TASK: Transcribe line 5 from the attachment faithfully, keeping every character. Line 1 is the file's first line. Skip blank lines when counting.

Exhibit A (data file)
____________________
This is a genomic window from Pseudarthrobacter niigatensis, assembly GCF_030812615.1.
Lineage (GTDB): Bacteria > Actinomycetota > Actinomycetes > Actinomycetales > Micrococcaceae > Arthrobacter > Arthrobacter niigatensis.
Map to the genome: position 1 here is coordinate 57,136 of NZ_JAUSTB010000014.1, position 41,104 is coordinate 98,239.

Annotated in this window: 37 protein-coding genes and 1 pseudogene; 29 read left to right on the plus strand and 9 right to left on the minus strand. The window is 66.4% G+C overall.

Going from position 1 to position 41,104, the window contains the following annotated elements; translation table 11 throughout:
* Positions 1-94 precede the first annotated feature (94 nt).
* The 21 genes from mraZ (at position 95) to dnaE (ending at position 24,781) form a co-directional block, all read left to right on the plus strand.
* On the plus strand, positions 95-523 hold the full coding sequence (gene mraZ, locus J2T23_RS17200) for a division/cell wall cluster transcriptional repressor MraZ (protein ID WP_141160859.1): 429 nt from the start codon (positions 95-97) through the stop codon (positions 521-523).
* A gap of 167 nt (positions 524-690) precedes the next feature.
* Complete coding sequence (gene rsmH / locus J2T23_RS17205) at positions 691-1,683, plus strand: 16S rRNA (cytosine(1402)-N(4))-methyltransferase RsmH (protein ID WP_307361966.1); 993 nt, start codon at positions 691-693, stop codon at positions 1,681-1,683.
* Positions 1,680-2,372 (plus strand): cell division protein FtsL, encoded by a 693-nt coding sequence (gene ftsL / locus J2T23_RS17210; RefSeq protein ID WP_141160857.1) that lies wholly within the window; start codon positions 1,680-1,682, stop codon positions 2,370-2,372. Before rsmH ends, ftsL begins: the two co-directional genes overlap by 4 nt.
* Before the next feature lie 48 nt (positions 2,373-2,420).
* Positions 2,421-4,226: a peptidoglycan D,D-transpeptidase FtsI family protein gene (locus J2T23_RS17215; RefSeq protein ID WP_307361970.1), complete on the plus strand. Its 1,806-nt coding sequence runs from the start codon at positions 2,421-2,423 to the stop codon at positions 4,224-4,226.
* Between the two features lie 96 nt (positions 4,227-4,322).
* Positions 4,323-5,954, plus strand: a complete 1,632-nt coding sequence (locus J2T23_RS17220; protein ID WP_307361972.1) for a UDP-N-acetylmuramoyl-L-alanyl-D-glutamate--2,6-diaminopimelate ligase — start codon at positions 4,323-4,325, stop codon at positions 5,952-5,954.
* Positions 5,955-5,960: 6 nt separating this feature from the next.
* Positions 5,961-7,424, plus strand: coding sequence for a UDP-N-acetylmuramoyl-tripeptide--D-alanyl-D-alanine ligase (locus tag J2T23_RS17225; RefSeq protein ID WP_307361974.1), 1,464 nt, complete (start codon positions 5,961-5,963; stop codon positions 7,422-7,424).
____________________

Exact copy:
Going from position 1 to position 41,104, the window contains the following annotated elements; translation table 11 throughout: